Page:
4 Surprising Discoveries about Small Group Growth
Realizing that small groups make the most difference in a church’s quantitative and qualitative growth (Schwarz, Natural Church Development, p. 32), Dwight Marable and I have done extensive research to discover the key ingredients for small group health and growth. Statistical analysis of over 3000 small group leaders in more than 200 churches revealed these surprising results about small group leadership.
- Unseen behaviors make the most difference.￼ The highest correlations to small group health and growth related to the prayer life of the leader. If you want a healthy, growing group you need to pray. So… Consistently take time with God. As you do, pray for your friends that need Jesus, your small group, and your small group members.
- Preparing your heart is far more important than preparing your notes. We asked leaders how much time they spend preparing their small group lesson and how much time they spend praying for their meeting. Lesson prep showed zero correlation to small group growth. However, prayer for their meetings revealed an extremely strong correlation to small group growth! The lesson? Pray! Depend more on God than yourself. Preparing your heart and praying for your members and your meeting are far more important than preparing your notes. Try it! This week take less time preparing your lesson and more time praying and asking God to move in your meeting. I think you will immediately see a significant difference.
- Open groups experience deeper community and caring than closed groups. For over 40 years the small group movement has debated the value of “closing” groups so that members can develop deeper relationships with one another without the intrusion of new people. We probed this to see if “open” groups that are reaching out to others experience caring and community on the same level of closed groups. The results shocked us. Open group experience deeper community than closed groups! Come to think of it, the groups mentioned in New Testament passages like Acts 2:42-47 had high levels of both care and outreach! Care and outreach go together. So what should you do? Keep your group outward focused. Have members pray for their friends that need God, encouraging them to serve them, and invite them to special small group and church events.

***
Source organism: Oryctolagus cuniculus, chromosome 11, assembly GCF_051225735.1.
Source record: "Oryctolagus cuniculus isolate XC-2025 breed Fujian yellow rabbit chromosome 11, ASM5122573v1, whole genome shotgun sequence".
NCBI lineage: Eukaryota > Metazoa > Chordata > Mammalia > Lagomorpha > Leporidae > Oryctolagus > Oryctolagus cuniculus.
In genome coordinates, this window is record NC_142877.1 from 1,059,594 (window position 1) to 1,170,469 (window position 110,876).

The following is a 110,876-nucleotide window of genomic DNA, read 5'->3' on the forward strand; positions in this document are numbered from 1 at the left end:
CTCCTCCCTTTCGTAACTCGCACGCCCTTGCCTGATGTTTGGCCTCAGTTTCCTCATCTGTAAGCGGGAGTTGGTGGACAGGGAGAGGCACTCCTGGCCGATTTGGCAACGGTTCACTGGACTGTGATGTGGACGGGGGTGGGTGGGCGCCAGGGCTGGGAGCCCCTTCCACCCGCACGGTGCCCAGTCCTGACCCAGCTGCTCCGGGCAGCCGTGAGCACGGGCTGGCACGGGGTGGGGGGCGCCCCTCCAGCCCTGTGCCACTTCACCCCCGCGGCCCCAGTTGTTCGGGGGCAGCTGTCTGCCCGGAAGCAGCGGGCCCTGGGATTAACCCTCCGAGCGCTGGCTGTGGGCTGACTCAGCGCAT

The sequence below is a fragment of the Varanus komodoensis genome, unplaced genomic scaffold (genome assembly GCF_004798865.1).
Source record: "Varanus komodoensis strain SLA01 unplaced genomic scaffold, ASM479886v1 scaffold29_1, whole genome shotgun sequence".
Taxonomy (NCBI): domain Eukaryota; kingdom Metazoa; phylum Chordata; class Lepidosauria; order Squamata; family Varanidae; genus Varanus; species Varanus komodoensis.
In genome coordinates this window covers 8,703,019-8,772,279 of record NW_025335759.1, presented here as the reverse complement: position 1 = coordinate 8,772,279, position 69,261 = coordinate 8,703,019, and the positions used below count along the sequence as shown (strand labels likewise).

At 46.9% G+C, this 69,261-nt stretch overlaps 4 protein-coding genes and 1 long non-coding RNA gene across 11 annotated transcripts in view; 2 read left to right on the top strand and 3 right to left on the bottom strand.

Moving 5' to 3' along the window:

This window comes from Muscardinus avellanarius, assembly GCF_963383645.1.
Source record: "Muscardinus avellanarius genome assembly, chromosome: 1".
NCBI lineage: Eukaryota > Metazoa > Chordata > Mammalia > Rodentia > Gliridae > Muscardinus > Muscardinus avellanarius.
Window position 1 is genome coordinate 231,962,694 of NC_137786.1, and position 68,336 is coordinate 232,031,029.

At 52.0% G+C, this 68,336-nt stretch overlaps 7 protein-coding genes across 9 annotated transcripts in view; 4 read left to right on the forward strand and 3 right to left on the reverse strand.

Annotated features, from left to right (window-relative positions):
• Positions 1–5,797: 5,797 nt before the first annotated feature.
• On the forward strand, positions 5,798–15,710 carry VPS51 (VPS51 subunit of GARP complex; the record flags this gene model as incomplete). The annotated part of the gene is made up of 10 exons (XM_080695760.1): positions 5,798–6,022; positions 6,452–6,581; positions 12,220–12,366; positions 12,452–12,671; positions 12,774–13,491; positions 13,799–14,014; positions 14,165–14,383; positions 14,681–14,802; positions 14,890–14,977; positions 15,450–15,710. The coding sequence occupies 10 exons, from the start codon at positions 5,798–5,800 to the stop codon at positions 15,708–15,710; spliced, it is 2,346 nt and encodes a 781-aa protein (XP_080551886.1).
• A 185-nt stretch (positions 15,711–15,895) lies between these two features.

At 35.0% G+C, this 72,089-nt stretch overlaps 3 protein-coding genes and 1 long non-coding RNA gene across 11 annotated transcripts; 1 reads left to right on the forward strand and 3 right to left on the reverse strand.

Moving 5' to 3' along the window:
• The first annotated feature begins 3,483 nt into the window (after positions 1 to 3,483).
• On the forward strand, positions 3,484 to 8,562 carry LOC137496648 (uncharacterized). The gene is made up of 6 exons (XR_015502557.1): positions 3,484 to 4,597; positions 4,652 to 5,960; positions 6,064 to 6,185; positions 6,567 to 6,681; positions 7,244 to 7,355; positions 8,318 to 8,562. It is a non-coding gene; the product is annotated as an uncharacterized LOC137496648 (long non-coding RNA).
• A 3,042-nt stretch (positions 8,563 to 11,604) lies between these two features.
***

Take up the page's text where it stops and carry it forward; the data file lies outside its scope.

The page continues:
- People want to go to their group not your group. This discovery was not as surprising to us as researchers but it surprises a lot of small group leaders. People do not want to go to your group, where you do and lead everything—hosting, snacks, worship, Bible discussion, ministry time, and fun events. Leaders that give away ministry have faster growing groups and groups that produce more new leaders and new groups. People want to go to a group where leaders are calling out their gifts and including them in ministry and leadership. The lesson for you and me? Work smarter not harder. It takes more effort this week to give ministry away but much less work a month from now if you are thoughtfully involving others. The wonderful thing about involving others in serving and leading is that your load lightens even while your ministry grows.
If you want to learn more about our discoveries—some which surprised us, some which are totally predictable, and all of which are practical. Check out our book, Small Groups, Big Impact. Sorry, thought a book plug was maybe appropriate here. 🙂
Which of these discoveries surprises you most? What thoughts, questions, or insights do you have on small group growth?